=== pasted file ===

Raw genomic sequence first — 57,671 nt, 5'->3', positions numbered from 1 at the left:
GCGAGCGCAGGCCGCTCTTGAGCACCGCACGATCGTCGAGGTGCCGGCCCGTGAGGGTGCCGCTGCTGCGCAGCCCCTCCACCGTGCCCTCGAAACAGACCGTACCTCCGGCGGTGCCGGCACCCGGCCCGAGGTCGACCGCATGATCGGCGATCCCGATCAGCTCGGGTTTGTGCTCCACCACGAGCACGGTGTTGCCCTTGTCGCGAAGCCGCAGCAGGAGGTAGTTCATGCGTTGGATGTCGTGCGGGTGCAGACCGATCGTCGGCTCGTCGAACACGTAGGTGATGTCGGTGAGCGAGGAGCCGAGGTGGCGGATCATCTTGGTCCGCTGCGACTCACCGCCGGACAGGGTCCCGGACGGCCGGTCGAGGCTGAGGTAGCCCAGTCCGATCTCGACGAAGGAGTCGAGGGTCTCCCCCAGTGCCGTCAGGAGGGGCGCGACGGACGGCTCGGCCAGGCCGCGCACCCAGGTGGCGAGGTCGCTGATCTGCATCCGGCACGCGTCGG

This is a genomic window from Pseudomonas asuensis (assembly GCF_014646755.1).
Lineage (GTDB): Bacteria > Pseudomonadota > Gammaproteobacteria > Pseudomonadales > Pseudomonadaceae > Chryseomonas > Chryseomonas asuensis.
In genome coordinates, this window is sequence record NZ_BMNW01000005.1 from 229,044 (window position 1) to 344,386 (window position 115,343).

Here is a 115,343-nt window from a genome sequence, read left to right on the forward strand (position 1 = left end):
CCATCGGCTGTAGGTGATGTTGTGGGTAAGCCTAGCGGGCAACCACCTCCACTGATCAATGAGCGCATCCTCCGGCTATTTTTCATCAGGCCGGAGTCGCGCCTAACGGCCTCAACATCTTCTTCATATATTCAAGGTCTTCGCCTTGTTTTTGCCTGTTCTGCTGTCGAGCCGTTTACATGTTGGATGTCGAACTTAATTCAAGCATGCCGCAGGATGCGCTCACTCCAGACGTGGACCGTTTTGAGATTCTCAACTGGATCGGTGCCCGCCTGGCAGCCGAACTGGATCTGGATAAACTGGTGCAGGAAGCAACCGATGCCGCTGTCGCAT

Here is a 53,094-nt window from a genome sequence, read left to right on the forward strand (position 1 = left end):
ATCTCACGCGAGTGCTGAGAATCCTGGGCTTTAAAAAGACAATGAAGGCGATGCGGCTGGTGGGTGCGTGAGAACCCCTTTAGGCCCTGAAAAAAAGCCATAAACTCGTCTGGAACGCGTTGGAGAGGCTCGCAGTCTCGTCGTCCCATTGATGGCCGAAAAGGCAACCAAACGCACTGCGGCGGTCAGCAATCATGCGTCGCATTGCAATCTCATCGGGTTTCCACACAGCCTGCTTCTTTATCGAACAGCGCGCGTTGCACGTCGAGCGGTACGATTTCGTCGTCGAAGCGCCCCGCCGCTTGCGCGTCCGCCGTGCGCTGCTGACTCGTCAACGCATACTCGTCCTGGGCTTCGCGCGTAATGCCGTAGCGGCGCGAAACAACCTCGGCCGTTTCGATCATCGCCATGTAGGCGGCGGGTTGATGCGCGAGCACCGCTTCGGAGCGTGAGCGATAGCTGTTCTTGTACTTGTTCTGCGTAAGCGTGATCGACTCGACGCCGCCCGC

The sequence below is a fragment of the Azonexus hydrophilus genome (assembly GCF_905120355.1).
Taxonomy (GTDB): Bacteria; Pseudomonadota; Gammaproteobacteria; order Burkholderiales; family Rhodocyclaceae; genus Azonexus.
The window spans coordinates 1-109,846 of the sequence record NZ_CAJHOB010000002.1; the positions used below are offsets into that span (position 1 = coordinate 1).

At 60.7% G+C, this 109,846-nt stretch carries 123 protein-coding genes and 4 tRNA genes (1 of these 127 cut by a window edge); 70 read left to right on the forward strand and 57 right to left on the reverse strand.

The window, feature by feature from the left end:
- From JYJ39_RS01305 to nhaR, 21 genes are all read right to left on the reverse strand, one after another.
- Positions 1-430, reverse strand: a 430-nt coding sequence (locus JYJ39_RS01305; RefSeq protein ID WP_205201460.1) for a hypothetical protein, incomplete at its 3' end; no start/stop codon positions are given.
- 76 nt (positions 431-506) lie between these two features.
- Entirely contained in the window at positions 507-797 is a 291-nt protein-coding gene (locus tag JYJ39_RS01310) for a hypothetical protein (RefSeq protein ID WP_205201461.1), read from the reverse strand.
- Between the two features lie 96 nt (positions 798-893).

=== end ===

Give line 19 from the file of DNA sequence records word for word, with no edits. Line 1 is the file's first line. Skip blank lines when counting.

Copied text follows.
- Between the two features lie 96 nt (positions 798-893).